The chart shown is a simplified volume-flow chart that you could get from the results of spirometry. The black curve is the normal result you would expect, the red and green curves show abnormal pathologies. Do you understand what the results might mean?

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The above chart shows three volume-flow curves generated by spirometry. The black curve is the normal curve. What type of lung disease would you expect in a person who generated the red (left) curve? (1 mark)

Obstructive lung disease (e.g. chronic asthma, COPD)

Why is the maximum flow rate for the red (left) curve not as high as the control? (1 mark)

Airways are narrowed. As flow (Q) is proportionate to radius4, a small narrowing of the airway has a big impact on the volume of air that can be transported per unit time.

Why is the lung capacity increased? (1 mark)

You can inspire more than you can expire – during expiration the narrower bronchioles will close sooner so not all inhaled air can be exhaled.

What type of lung disease would you expect in a person who generated the green (right) curve? (1 mark)

Restrictive lung disease (e.g. fibrosis)

Why is the maximum flow rate lower than the control? (1 mark)

Because the lungs have a smaller capacity, they aren’t able to expand as much. Therefore, there is less elastic energy in the chest wall and lungs so less force to expel the air.

How would the functional residual capacity for an obese person compare to that of a normal person? Would the spirometry result for an obese person be more similar to the red (left) or green (right) curve? (3 marks)

Functional residual capacity is the volume of air left in the lungs after normal expiration. The increased weight on an obese person’s chest means they would expel more air, giving a smaller reserve expiratory volume, and it would also slightly reduce the residual capacity, so FRC would be less. This results in a reduced total lung capacity so the flow-volume curve would look more similar to the green (right) curve. Arguably, an obese person’s increased weight adds more resistance to breathing so is similar in some respects to a restrictive lung condition. Scoliosis and hyperkyphosis would have similar effects on lung capacity and shift the curve to the right as well.

DLCO (diffusion rate of the lung using carbon monoxide) is a test used to assess the amount of diffusion in the lungs. Compared to average, how would diffusion rates vary for a patient with emphysema and one with fibrosis? (1 mark)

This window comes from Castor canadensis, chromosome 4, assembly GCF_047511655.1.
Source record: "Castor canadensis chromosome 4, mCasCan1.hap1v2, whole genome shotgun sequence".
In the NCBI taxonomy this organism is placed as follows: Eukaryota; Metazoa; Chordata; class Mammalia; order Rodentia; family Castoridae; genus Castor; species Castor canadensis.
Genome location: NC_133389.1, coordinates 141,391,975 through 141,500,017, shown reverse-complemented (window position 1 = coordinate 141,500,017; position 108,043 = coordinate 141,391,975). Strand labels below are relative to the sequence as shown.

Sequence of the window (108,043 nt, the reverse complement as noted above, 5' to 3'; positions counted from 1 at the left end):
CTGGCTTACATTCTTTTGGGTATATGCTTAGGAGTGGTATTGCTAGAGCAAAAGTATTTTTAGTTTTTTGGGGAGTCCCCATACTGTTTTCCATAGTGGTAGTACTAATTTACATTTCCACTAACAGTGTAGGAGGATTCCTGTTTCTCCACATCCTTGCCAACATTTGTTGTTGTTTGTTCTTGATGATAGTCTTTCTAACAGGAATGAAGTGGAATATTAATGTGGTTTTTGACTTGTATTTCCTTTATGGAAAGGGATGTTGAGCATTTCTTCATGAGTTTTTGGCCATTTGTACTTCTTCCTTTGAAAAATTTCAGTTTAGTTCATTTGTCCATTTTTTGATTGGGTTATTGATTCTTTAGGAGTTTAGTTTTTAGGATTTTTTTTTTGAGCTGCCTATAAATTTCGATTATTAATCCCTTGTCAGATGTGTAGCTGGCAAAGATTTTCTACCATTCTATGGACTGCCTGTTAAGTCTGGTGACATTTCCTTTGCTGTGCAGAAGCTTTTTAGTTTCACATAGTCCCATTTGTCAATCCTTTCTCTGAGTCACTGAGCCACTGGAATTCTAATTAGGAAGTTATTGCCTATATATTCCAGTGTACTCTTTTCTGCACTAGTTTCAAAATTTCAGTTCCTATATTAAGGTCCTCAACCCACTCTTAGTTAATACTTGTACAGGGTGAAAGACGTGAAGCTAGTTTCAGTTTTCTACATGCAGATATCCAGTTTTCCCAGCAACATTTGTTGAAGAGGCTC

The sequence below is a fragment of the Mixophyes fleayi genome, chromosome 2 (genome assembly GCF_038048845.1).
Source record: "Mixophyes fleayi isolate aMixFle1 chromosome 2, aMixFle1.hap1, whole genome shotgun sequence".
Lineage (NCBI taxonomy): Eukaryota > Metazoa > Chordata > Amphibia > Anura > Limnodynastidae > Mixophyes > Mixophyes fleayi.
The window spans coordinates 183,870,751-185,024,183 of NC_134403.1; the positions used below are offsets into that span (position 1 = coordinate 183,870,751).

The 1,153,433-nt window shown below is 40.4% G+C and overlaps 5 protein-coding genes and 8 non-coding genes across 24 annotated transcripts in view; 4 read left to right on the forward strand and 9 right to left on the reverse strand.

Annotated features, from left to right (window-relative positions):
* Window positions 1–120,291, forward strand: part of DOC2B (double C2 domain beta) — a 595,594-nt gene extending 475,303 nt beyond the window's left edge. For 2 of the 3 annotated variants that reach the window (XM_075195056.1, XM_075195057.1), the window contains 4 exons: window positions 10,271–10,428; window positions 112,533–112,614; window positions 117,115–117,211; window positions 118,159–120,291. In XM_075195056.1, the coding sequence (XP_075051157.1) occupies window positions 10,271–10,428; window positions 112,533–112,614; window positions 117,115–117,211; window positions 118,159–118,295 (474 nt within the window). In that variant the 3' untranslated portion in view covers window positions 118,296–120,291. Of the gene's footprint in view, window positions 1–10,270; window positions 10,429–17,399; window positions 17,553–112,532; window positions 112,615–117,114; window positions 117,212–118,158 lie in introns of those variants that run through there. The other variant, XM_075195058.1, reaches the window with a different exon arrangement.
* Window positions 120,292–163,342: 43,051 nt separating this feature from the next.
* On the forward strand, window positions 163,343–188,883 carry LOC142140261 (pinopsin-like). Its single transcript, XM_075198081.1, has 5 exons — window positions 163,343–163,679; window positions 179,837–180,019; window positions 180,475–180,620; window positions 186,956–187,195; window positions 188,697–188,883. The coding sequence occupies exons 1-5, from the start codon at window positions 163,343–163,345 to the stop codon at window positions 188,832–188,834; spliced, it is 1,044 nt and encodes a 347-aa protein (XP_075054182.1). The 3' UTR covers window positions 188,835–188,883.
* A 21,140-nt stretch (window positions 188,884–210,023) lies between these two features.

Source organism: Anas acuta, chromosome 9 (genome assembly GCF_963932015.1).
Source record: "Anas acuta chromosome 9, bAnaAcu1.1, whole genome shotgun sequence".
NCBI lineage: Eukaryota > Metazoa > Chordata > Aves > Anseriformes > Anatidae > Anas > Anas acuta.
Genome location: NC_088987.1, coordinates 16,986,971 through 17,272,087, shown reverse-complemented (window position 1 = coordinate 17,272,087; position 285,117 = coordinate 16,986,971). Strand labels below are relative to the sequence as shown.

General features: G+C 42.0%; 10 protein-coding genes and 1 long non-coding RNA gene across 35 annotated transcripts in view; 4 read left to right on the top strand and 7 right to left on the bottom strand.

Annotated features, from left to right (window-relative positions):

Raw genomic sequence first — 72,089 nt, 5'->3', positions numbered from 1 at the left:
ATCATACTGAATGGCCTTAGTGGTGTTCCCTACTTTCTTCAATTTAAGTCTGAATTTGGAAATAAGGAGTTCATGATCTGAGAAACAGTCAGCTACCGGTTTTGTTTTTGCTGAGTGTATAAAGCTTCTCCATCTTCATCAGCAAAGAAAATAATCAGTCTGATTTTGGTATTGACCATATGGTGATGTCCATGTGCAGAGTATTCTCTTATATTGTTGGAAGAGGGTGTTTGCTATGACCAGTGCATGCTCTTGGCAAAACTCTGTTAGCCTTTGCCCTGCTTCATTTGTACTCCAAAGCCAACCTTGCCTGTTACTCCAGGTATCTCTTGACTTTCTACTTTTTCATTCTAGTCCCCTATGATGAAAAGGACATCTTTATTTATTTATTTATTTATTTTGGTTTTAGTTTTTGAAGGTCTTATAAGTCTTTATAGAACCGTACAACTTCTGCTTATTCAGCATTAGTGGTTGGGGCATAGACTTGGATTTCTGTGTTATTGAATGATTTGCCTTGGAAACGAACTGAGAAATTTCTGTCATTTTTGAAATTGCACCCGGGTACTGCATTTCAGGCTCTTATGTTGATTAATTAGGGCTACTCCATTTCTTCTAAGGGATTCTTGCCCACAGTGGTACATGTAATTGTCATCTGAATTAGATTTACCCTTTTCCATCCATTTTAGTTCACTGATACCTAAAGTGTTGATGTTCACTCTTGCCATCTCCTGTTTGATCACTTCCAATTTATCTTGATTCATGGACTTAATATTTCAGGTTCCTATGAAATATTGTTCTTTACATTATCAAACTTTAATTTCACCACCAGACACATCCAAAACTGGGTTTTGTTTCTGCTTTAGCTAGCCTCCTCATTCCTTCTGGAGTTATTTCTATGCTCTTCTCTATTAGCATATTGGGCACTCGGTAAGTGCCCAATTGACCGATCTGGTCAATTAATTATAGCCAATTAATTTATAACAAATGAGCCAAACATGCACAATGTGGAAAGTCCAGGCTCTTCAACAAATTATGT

DLCO would be reduced in both. Rate of diffusion is affected by surface area, diffusibility, difference in pressure/concentration and surface thickness:

rate = (area × diffusion coefficient × Δp) / thickness

A patient with emphysema has a reduced number of alveoli therefore they have a reduced surface area. As rate is proportional to surface area, the rate of diffusion is reduced.

In fibrosis, the lining of the lung is thicker. The thicker the membrane, the slower the rate of diffusion.

Ignoring other physiological factors, is carbon monoxide or carbon dioxide more likely to diffuse faster across the lung membranes? (1 mark)

Carbon monoxide will diffuse faster because it has a lower molecular weight. Graham’s Law shows how the rate of diffusion of a gas is inversely proportionate to the molecular weight.

Using the relationship between flow, velocity and area, explain why the movement of air in the lungs goes from bulk flow to passive diffusion. After which bronchiole division does this occur? (3 marks)

Recall that:

velocity = flow / area

As the bronchioles divide, the total cross-sectional area of the bronchioles increases. The flow will remain largely constant, or reduce due to increased resistance. At some point the cross-sectional area becomes so large, velocity is almost zero/negligible, and diffusion takes over. This occurs around division 16 and is associated with particulates being deposited in this part of the lung.

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